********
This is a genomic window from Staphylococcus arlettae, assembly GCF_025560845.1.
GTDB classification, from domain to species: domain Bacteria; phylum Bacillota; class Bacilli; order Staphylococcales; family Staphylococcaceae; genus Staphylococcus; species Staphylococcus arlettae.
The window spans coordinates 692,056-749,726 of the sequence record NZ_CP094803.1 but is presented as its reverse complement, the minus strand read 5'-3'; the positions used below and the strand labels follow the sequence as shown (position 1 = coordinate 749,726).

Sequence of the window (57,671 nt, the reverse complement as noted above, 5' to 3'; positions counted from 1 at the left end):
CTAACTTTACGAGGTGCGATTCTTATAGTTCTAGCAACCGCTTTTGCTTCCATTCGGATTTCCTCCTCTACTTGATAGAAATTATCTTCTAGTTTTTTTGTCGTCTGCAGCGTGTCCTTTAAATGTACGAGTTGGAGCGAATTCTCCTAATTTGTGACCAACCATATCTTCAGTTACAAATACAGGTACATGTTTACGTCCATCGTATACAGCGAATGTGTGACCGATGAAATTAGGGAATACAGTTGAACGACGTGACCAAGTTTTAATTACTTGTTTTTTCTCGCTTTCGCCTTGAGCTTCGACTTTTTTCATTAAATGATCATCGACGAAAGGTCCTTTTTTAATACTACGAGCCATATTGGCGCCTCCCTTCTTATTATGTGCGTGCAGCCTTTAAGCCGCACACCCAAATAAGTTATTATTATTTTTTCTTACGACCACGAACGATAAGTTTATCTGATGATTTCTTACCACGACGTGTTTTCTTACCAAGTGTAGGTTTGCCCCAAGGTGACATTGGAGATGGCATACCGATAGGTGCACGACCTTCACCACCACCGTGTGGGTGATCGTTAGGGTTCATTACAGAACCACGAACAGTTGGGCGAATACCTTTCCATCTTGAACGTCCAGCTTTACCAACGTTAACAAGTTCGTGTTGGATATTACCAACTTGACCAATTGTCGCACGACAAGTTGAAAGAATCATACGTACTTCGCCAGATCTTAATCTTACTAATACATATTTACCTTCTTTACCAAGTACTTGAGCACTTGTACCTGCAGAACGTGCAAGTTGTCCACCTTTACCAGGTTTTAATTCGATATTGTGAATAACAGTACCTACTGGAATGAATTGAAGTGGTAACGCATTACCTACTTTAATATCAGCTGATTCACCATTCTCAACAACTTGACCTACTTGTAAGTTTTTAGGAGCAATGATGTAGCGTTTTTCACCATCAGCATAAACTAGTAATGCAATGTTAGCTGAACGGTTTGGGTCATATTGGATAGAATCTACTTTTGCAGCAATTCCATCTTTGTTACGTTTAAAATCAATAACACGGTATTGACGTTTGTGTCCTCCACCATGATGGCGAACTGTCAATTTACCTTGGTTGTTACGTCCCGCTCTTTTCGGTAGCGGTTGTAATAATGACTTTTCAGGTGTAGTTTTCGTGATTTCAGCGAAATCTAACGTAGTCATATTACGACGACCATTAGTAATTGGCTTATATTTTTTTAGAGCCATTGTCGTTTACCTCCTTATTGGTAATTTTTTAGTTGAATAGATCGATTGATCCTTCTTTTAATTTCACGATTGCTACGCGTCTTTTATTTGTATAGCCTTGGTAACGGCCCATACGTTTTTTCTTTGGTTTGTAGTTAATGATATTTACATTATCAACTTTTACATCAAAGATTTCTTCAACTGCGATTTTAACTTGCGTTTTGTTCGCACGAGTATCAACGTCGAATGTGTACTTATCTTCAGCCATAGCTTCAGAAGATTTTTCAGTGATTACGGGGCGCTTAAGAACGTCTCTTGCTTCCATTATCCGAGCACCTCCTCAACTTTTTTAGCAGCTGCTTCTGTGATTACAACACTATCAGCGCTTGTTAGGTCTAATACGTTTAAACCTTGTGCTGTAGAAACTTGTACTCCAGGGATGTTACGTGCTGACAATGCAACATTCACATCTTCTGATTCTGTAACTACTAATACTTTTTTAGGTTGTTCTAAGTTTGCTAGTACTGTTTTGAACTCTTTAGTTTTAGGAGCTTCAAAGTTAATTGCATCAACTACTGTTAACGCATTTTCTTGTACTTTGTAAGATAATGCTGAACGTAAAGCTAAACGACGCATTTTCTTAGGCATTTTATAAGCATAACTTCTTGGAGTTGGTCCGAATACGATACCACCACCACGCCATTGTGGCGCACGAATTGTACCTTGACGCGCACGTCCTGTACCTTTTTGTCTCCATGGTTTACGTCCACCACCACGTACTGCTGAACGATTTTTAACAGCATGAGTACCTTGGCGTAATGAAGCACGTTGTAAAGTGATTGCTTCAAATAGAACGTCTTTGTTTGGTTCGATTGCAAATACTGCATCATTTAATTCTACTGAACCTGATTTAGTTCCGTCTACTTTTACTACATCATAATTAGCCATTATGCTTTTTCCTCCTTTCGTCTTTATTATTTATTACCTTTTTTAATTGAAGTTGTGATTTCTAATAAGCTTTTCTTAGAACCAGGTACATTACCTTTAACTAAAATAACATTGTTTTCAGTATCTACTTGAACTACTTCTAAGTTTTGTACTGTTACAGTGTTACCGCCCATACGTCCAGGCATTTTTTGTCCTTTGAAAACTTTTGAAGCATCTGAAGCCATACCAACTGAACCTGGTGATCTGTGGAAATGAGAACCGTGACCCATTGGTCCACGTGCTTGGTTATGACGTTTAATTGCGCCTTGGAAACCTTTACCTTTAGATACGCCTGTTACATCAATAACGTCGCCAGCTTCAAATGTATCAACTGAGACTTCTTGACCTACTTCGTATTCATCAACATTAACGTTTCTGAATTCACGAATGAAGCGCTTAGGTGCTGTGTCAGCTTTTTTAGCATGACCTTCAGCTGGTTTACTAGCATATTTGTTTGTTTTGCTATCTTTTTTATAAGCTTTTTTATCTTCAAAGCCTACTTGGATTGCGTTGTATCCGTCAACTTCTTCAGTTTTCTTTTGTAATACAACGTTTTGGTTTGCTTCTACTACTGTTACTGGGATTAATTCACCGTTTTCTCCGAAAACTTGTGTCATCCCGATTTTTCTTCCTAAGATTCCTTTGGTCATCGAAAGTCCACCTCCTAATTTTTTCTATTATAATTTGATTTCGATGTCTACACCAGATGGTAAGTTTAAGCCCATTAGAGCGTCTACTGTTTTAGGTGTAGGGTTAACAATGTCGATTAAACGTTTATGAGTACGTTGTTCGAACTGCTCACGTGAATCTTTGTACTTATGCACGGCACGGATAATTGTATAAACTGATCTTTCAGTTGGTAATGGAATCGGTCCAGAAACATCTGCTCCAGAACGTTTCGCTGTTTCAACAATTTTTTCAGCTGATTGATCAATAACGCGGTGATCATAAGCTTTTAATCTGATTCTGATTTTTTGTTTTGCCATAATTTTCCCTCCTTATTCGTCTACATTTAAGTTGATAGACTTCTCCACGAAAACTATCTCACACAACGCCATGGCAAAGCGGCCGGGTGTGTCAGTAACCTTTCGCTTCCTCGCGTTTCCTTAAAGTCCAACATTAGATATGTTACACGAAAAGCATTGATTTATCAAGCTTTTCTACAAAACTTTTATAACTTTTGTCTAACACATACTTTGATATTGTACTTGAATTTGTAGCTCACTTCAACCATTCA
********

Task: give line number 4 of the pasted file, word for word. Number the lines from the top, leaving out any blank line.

Sequence of the window (57,671 nt, the reverse complement as noted above, 5' to 3'; positions counted from 1 at the left end):